Topic: vintage

Seriously, Why Are We So Obsessed With Marilyn Monroe?

Seriously, Why Are We So Obsessed With Marilyn Monroe?

Love, Marilyn, a one-hour special on HBO about Marilyn Monroe airs tonight, and at the risk of seeming being insensitive, why are we still so obsessed with her? Sure, she was beautiful and talented and damaged and tragic, but a lot of people are those things, and we let their memories slowly fade over the years. She was mesmerizing in a lot of ways and for a lot of reasons, but I don’t think any of those reasons quite explain the cultural fixation; at least not in a way that’s satisfying to me. More »

Retro Romance: What Dating Was Like In The 1970s

Retro Romance: What Dating Was Like In The 1970s

“I am woman, hear me roar,” sang Helen Reddy in 1972. And boy were we roaring. The decade marked the decline of the Vietnam War, and with it the radical hippie culture that permeated the 1960s.
Tom Wolfe deemed it “the me decade” for a reason, but it may have been called the Ms. marathon instead. The magazine and the passing of Roe v. Wade — both in 1972 — was a turning point for the modern woman. Gloria Steinem, arguably the women’s movement loudest activist, was quoted as saying “A woman needs a man like a fish needs a bicycle.” Here’s what dating was like in the 1970s… More »

What The Gloss Staff Wore To Our Proms

What The Gloss Staff Wore To Our Proms

Though I’m sure you imagine us as robots automatically generating content each day, similar to the rest of the Internet, The Gloss is actually made up of people. Multiple people, in fact, like a big ol’ cheerleading pyramid of glossy goodness. Actually, that sounds sticky and gross, so maybe just a bunch of women in their twenties and thirties writing on the Internet, some of whom went to prom. More »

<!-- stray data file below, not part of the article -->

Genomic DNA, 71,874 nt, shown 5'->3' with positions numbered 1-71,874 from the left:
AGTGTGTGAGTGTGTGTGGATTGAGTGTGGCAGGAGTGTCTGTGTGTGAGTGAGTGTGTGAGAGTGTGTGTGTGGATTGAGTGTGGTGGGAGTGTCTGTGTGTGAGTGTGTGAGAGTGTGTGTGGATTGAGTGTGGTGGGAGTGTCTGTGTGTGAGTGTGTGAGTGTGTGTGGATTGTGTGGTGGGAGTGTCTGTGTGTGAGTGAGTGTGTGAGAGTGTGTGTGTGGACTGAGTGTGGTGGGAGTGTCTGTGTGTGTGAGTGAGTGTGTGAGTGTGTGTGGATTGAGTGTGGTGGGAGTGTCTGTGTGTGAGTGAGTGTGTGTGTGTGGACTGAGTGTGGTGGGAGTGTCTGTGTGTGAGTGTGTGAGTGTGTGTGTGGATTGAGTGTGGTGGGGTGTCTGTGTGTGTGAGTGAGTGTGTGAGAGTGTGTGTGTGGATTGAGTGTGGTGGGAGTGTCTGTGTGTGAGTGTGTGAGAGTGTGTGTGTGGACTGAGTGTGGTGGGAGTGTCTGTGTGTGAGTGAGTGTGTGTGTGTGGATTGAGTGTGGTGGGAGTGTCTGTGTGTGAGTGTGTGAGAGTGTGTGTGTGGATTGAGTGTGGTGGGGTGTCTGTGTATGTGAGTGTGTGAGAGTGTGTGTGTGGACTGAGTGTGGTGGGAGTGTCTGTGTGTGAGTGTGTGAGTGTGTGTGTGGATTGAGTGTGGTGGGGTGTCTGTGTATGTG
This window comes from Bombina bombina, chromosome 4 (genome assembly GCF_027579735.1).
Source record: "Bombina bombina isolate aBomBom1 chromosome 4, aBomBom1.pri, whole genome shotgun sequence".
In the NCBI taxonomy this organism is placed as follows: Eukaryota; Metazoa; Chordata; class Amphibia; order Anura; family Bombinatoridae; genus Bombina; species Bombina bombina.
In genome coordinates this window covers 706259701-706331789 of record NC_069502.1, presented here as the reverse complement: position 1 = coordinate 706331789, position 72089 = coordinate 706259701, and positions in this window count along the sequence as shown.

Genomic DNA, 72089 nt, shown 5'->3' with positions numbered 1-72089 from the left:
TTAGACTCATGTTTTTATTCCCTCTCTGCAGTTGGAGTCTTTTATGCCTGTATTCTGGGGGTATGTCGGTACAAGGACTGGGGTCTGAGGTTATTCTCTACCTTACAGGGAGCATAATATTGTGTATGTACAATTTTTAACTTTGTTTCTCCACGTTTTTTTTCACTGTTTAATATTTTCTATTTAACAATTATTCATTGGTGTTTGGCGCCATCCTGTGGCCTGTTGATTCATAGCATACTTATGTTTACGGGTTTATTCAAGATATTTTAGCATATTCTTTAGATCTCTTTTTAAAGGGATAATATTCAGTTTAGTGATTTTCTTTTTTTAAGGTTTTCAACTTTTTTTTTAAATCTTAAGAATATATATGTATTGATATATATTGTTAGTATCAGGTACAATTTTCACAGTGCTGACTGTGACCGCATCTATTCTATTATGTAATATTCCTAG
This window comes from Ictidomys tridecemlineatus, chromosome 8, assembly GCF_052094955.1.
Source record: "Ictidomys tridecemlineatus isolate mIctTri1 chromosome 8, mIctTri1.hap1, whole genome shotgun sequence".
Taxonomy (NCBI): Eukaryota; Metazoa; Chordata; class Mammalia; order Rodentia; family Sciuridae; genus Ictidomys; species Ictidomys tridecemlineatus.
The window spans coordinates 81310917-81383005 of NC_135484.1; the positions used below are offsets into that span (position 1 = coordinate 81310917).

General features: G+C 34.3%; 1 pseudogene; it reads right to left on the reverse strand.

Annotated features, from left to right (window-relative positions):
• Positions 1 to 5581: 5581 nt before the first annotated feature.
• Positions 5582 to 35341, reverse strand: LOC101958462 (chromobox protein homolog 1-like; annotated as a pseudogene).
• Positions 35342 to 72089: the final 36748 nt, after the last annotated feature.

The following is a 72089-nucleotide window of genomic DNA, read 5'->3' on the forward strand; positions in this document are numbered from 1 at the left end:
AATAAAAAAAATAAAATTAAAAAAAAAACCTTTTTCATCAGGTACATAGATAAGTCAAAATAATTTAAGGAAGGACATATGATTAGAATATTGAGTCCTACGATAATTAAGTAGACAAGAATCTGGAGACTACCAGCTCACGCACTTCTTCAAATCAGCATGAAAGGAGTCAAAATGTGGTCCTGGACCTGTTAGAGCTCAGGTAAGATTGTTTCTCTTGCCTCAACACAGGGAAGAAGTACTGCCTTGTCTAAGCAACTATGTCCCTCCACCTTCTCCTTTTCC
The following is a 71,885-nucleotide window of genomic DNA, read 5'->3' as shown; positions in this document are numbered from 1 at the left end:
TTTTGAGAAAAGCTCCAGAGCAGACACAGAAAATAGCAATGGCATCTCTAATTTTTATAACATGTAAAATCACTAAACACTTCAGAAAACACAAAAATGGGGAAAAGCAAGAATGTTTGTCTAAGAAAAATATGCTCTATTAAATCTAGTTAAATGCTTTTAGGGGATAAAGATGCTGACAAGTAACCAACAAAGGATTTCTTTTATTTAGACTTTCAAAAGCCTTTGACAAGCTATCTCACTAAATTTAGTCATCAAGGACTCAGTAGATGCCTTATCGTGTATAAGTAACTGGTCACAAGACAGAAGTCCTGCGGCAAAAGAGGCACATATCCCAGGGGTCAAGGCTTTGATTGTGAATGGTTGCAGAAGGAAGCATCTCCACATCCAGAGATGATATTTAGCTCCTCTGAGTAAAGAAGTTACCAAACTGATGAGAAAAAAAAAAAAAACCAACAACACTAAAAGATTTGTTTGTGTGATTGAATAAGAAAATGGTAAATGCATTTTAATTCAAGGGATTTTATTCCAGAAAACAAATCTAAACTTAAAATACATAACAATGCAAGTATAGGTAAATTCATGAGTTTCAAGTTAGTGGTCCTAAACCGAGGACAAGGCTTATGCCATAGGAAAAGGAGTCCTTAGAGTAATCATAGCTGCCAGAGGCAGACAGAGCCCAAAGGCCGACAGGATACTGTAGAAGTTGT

Retro Romance: What Dating Was Like In The 1940s

Retro Romance: What Dating Was Like In The 1940s

Looking back, it feels like the 1940’s were divided into two different eras: one when women were desperate for the men to come home from the war, and one the men who finally came home.

The depression was finally over! But from 1939 to 1945, rationing was in and guys were out (of the country). Eligible men were shipped off to war, and women were left to either run the household, or live in their parents’ home praying that her boyfriend returned home safely. If and when they ever came back, there weren’t enough single men to go around! All’s fair in love and war, girls. Here’s what dating was like in the 40s…

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What Dating Was Like In The 1930s

What Dating Was Like In The 1930s

The sexy, carefree roar of the ’20s came to an abrupt whimper when the stock market crashed on October 24th, 1929. Black Tuesday would mark the beginning of the Great Depression which was (spoiler!) incredibly depressing. Any young men and women left in the country ditched their dried up farms to stand in the bread lines and look for work in American cities.

It was a shitty time to be American, and an even shittier time to be a single American woman. So what was dating like in the 1930s? Hold onto your worn-out fedoras as we explore love and life in the Great Depression… More »

What Dating Was Like in the 1920s

What Dating Was Like in the 1920s

Did you know dating in America started in the 1920s? Yes, we have those fabulous flappers to thank for modern-day first dates, missed calls, and mixed signals. The first world war was over, and the action — and moonshine — was brewing in illicit night clubs. Small town girls and country boys flocked to the city, where the drinks were flowing and the women were wild.

>Dating in the Jazz Age wasn’t all Gatsby parties, cocktails and pearls. Here’s how you would have dated in the 1920′s… More »

These Storyville Sex Workers From 1912 Had Amazing Style

These Storyville Sex Workers From 1912 Had Amazing Style

If you haven’t noticed by our Shelved Dolls and Harlotry series, as well as plenty of our other individual pieces, The Gloss is a big fan of both sex workers and women of the past. We appreciate fashion from the days of yore — whichever “yore” that may be — as well as the personalities that accompanied its wearers. These vintage photographs of prostitutes from Storyville by E. J. Bellocq combine those interests wonderfully. More »